Well Baby Plan

Childhood is a time of rapid growth and change. Well-baby exams are important in making sure that your baby is growing and developing properly. If there are problems, you can catch them early. This means that there is a better chance for treatment.


At Distinct HealthCare, a well-baby exam typically begins with measurements of your baby's length, weight, head circumference and body mass index (BMI) and evaluation of your baby's motor skills and behavioral development by an experienced nurse. We adopt established methods in screening motor and behavioral problems, such as DSST (Denver Developmental Screening Test) and GDO-R (Gesell Developmental Observation-Revised).


A pediatrician then conducts a thorough physical exam for your baby, including the following basics:

§   Head. Our doctor will check the soft spots on your baby's head and the shape of your baby’s head.

§   Ears. Our doctor will check for fluid or infection in your baby's ears. He or she might observe your baby's response to various sounds, including your voice.

§   Eyes. The doctor might look for blocked tear ducts and eye discharge. He or she might also look inside your baby's eyes with an instrument called an ophthalmoscope.

§   Heart and lungs. Our doctor will listen to your baby's heart and lungs with a stethoscope to detect any abnormal heart sounds or rhythms or breathing difficulties.

§   Abdomen. By gently pressing your baby's abdomen, our doctor can detect tenderness, enlarged organs or an umbilical hernia.

§   Hips and legs. Our doctor might move your baby's legs to check for dislocation or other problems with the hip joints.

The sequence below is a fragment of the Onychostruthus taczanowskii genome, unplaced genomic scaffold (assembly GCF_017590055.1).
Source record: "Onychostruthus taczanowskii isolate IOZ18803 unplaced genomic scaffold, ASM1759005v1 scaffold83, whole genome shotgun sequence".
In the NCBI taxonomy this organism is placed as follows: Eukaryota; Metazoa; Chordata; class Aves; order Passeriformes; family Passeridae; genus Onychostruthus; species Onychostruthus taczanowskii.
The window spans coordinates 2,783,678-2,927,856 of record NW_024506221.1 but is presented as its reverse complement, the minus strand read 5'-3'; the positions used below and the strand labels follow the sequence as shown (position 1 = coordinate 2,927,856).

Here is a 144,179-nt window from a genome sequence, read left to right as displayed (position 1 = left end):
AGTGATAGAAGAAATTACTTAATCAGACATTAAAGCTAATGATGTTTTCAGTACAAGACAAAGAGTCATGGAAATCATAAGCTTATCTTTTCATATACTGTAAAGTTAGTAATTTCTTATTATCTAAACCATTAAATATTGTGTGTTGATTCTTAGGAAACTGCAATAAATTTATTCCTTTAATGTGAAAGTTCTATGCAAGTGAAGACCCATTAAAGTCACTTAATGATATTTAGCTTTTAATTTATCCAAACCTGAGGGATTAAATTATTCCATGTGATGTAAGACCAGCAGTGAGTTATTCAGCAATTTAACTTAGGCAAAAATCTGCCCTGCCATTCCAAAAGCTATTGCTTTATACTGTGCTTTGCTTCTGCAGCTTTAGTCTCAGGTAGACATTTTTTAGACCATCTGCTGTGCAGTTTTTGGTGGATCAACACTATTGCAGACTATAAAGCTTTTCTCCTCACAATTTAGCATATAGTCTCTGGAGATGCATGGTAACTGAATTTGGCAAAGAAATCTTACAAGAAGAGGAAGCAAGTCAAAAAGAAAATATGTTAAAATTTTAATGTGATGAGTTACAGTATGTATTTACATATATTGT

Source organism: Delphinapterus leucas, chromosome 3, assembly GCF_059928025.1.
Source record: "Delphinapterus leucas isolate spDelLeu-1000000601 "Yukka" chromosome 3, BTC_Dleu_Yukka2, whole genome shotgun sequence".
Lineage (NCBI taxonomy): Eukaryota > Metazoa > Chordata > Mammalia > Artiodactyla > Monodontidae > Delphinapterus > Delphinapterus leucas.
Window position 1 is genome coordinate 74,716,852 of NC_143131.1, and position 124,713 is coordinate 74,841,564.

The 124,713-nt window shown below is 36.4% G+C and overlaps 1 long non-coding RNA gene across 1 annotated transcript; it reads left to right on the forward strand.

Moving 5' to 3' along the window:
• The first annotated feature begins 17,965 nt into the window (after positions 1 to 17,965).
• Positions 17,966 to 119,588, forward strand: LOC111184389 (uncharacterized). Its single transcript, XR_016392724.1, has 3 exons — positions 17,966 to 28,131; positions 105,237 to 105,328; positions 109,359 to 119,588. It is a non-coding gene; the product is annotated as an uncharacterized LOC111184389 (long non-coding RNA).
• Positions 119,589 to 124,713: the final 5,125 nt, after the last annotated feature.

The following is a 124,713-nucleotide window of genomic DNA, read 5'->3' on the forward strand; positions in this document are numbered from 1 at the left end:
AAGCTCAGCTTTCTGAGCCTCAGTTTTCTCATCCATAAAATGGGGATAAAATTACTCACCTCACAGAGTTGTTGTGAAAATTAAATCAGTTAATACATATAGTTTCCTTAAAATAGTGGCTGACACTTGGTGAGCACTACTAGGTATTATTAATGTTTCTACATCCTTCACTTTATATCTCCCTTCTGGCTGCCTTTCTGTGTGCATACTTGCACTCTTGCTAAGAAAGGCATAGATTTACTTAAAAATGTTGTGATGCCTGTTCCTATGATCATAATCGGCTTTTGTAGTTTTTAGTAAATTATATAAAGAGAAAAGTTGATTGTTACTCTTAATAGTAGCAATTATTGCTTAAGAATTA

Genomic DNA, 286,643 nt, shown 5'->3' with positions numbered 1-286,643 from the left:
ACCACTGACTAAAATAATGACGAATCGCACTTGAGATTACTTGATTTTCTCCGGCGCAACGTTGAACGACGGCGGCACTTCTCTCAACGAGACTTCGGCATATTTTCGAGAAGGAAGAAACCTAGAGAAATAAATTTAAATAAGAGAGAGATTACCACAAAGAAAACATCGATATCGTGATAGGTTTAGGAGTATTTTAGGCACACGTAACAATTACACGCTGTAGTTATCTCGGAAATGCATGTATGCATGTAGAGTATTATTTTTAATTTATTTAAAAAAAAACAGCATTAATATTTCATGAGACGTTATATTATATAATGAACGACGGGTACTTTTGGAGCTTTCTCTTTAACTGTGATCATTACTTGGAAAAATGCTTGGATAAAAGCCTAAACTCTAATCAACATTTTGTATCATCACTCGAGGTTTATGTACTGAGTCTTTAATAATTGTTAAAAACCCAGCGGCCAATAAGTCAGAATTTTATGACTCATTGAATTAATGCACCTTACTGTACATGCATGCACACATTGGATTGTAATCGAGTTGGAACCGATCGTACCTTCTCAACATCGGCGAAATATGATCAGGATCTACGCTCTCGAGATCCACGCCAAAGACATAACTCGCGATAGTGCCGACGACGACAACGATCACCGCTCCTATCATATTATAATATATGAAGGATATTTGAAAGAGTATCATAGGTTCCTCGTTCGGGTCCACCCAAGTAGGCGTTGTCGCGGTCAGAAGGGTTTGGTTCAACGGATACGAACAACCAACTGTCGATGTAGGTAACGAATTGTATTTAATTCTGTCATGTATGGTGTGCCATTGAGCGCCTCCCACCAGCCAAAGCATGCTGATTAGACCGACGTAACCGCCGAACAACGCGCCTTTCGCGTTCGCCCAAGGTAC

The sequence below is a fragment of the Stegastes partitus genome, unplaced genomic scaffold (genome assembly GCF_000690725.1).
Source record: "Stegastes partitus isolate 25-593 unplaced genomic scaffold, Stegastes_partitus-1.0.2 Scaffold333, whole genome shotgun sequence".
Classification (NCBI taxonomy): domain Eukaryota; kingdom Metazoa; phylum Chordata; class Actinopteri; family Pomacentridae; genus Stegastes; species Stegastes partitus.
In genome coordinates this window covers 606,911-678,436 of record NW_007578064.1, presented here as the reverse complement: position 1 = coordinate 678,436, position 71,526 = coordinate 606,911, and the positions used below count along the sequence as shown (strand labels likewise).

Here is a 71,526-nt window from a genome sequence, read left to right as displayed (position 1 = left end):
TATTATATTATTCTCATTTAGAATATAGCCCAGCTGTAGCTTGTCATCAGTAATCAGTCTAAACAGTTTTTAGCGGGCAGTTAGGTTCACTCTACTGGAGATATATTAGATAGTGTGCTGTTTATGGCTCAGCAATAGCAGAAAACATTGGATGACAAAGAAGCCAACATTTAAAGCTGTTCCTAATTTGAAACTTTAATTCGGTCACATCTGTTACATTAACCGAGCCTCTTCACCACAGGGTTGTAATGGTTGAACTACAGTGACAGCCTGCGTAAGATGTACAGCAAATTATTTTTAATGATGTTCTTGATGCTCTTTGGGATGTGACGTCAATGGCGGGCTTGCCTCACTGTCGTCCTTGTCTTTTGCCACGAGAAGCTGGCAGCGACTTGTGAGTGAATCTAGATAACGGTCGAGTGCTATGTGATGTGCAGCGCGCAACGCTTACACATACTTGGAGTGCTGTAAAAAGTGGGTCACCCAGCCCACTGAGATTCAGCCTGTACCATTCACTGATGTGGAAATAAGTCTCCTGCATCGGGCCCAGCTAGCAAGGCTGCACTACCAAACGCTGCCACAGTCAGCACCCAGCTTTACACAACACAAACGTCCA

§   Genitalia. Our doctor will likely inspect your baby's genitalia for tenderness, lumps or other signs of infection. For girls, the doctor might ask about vaginal discharge. For boys, the doctor will make sure both testes have descended into the scrotum.

(Unless your baby has special needs or concerns, lab tests aren't needed at most well-baby exams.)


After the physical exam, it is time for raising questions and concerns about your baby’s development, behavior, and general well-being, such as eating, sleeping, toilet training, social behaviors, as well as attention and learning problems. Nothing is too trivial when it comes to caring for your baby. Frequently discussed topics include:

§   Breast feeding vs. formula feeding

§   When and how to introduce solid foods?

§   How to place your baby to sleep to ensure safety?

§   How to train good sleeping habit?

§   Tips on language development and social development

§   Setting boundaries between acceptable and unacceptable behaviors

§   Vaccination and prevention of infectious diseases


Finally, if you're feeling depressed, stressed out or rundown, your baby's doctor is there to help you, too.


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